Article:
Can Newspapers Stop Global Warming?

Newspapers are disappearing faster than alpine glaciers, and a new paper by journalist-turned-public-policy scholar Eric Pooley suggests the two may be related.

Pooley’s paper argues that newspapers have failed as referees of the public debate on preventing climate change, reporting junk economics and good economics with equal weight. In these muddied waters, Pooley suggests, it’s harder for the government to push sound policy to stop global warming.

As an example, he points to the failure, last year, of the Lieberman-Warner Climate Security Act. The bill was the most serious climate-change-prevention legislation ever to make it to the Senate. It failed, Pooley argues, in part because journalists emphasized dubious claims about the short-term economic costs of reducing carbon emissions over the long-term costs of doing nothing. More rigorous reporting might have sussed out those differences and translated into more public support for climate change action.

So why don’t newspapers do better climate reporting? Editors are devoting ever fewer resources to solid climate reporting, meaning fewer journalists can stay on the beat long enough to develop the nuanced scientific understanding necessary to report fairly and accurately. And with newspaper revenues shrinking, money for good environmental reporting will be even scarcer.

Why does that matter?

Print journalism has been in decline at least since newspapers began experimenting with online journalism in the early 1980′s. But whether print news survives is beside the point. The real value of newspapers, James Warren writes in The Atlantic, is as institutions that train and support professional journalists to referee our public debates and help us make sense of the complexities of modern life:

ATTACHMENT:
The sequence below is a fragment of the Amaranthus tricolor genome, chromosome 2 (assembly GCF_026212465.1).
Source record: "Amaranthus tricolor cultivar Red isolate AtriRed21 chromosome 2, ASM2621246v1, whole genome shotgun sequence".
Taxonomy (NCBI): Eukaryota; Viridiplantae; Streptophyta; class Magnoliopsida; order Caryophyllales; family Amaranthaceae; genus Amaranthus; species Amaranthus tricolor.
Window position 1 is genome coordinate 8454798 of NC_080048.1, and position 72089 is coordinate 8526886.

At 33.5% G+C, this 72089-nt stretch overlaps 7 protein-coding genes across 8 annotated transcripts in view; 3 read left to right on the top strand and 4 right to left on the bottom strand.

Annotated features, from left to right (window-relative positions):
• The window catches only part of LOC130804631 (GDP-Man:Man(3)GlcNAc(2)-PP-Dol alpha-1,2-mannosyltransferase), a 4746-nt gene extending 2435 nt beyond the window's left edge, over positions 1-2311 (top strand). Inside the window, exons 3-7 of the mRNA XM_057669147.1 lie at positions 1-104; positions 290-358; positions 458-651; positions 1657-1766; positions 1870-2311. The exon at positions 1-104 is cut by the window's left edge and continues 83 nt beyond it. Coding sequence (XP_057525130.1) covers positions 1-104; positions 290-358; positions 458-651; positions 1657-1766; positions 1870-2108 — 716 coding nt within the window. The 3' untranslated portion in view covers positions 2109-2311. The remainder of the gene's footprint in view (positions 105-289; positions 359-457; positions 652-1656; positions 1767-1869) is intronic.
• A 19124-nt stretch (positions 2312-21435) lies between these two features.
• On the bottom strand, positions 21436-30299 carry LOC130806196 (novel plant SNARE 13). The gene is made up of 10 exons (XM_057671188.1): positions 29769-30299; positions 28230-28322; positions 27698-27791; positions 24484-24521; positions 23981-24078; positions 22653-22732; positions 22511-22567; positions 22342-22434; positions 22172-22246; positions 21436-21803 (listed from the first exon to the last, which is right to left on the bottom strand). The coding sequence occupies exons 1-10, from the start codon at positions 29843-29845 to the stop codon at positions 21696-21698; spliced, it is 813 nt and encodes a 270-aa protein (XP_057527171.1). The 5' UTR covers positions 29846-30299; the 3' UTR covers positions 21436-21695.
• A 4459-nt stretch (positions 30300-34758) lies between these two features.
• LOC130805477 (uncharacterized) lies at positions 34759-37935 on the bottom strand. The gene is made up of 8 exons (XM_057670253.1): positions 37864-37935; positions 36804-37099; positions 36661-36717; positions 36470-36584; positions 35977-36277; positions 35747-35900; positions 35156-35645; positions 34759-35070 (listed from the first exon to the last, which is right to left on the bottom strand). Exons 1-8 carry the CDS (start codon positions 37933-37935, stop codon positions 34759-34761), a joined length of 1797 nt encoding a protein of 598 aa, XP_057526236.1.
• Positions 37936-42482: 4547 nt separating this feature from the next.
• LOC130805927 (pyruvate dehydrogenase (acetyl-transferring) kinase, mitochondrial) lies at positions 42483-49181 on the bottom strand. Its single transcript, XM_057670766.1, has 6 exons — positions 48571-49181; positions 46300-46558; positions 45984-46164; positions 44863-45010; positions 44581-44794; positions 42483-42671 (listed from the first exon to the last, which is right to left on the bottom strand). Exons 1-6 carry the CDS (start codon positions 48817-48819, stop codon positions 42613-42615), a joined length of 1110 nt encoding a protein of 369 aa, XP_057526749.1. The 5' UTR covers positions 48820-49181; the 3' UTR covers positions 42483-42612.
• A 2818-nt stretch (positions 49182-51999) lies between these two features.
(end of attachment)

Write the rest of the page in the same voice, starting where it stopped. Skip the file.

A very shrewd journalist-entrepreneur I know, Steve Brill, asks that one just imagine walking into a library and seeing the pages of all the books scattered on the floors and stairwells. To be sure, editors are human and subjectivity plays a role, but a newspaper places those pages — and thus the news — in some sensible order.

We’ve written before about how aggressive newspaper reporting can keep members of congress more accountable to their constituents — and more likely to break with party doctrine under scrutiny of their positions.

Engaged newspapers can keep local politicians honest. But can they shape better environmental policy and help stop global warming?

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  1. Allen Reynolds says:

    What a crock! Newspapers are supposed to, like, report the news. Not get bills passed. The Lieberman-Warner Climate Security Act failed because it was a disaster and even congress wasn’t stupid enough to further kill the economy.

    That newspapers turned into advocates, pushing a particular partisan viewpoint on climate, politics, etc. is one reason for their demise.

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  2. Kenneth says:

    This is a reach. A huge reach.

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  3. econobiker says:

    “The real value of newspapers, James Warren writes in The Atlantic, is as institutions that train and support professional journalists to referee our public debates and help us make sense of the complexities of modern life:…”